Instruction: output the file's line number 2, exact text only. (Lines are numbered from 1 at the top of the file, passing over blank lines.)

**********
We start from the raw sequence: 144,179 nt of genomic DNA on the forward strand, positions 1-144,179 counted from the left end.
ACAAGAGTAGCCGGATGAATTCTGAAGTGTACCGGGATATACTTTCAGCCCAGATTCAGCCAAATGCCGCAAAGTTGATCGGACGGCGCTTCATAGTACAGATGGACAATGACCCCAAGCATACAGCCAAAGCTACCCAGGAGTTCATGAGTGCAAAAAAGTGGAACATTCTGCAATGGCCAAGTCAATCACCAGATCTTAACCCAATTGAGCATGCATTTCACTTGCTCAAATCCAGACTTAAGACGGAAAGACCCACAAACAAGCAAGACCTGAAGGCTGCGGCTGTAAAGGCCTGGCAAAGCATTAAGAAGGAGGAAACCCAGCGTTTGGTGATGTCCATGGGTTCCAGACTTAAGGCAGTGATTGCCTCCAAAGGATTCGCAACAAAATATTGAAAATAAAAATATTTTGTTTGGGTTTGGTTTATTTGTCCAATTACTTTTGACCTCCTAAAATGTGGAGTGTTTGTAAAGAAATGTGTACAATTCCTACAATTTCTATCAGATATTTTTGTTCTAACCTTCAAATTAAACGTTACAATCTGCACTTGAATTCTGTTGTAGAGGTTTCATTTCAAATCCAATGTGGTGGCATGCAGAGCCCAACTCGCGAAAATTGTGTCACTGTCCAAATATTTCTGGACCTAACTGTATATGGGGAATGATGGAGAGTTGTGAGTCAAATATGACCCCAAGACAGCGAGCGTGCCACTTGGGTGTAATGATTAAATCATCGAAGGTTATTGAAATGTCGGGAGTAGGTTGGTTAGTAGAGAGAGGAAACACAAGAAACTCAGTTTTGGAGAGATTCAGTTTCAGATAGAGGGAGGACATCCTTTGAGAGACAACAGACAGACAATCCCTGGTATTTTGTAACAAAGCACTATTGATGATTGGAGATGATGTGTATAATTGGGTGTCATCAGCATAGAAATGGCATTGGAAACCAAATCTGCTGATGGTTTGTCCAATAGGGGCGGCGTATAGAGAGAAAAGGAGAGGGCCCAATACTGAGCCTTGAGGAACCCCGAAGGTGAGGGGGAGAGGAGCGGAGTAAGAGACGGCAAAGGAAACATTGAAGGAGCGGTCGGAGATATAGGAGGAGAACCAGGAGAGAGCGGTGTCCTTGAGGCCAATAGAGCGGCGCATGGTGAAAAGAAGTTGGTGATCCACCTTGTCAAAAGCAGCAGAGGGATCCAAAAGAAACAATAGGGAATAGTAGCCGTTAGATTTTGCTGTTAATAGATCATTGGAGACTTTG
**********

ACAAGAGTAGCCGGATGAATTCTGAAGTGTACCGGGATATACTTTCAGCCCAGATTCAGCCAAATGCCGCAAAGTTGATCGGACGGCGCTTCATAGTACAGATGGACAATGACCCCAAGCATACAGCCAAAGCTACCCAGGAGTTCATGAGTGCAAAAAAGTGGAACATTCTGCAATGGCCAAGTCAATCACCAGATCTTAACCCAATTGAGCATGCATTTCACTTGCTCAAATCCAGACTTAAGACGGAAAGACCCACAAACAAGCAAGACCTGAAGGCTGCGGCTGTAAAGGCCTGGCAAAGCATTAAGAAGGAGGAAACCCAGCGTTTGGTGATGTCCATGGGTTCCAGACTTAAGGCAGTGATTGCCTCCAAAGGATTCGCAACAAAATATTGAAAATAAAAATATTTTGTTTGGGTTTGGTTTATTTGTCCAATTACTTTTGACCTCCTAAAATGTGGAGTGTTTGTAAAGAAATGTGTACAATTCCTACAATTTCTATCAGATATTTTTGTTCTAACCTTCAAATTAAACGTTACAATCTGCACTTGAATTCTGTTGTAGAGGTTTCATTTCAAATCCAATGTGGTGGCATGCAGAGCCCAACTCGCGAAAATTGTGTCACTGTCCAAATATTTCTGGACCTAACTGTATATGGGGAATGATGGAGAGTTGTGAGTCAAATATGACCCCAAGACAGCGAGCGTGCCACTTGGGTGTAATGATTAAATCATCGAAGGTTATTGAAATGTCGGGAGTAGGTTGGTTAGTAGAGAGAGGAAACACAAGAAACTCAGTTTTGGAGAGATTCAGTTTCAGATAGAGGGAGGACATCCTTTGAGAGACAACAGACAGACAATCCCTGGTATTTTGTAACAAAGCACTATTGATGATTGGAGATGATGTGTATAATTGGGTGTCATCAGCATAGAAATGGCATTGGAAACCAAATCTGCTGATGGTTTGTCCAATAGGGGCGGCGTATAGAGAGAAAAGGAGAGGGCCCAATACTGAGCCTTGAGGAACCCCGAAGGTGAGGGGGAGAGGAGCGGAGTAAGAGACGGCAAAGGAAACATTGAAGGAGCGGTCGGAGATATAGGAGGAGAACCAGGAGAGAGCGGTGTCCTTGAGGCCAATAGAGCGGCGCATGGTGAAAAGAAGTTGGTGATCCACCTTGTCAAAAGCAGCAGAGGGATCCAAAAGAAACAATAGGGAATAGTAGCCGTTAGATTTTGCTGTTAATAGATCATTGGAGACTTTG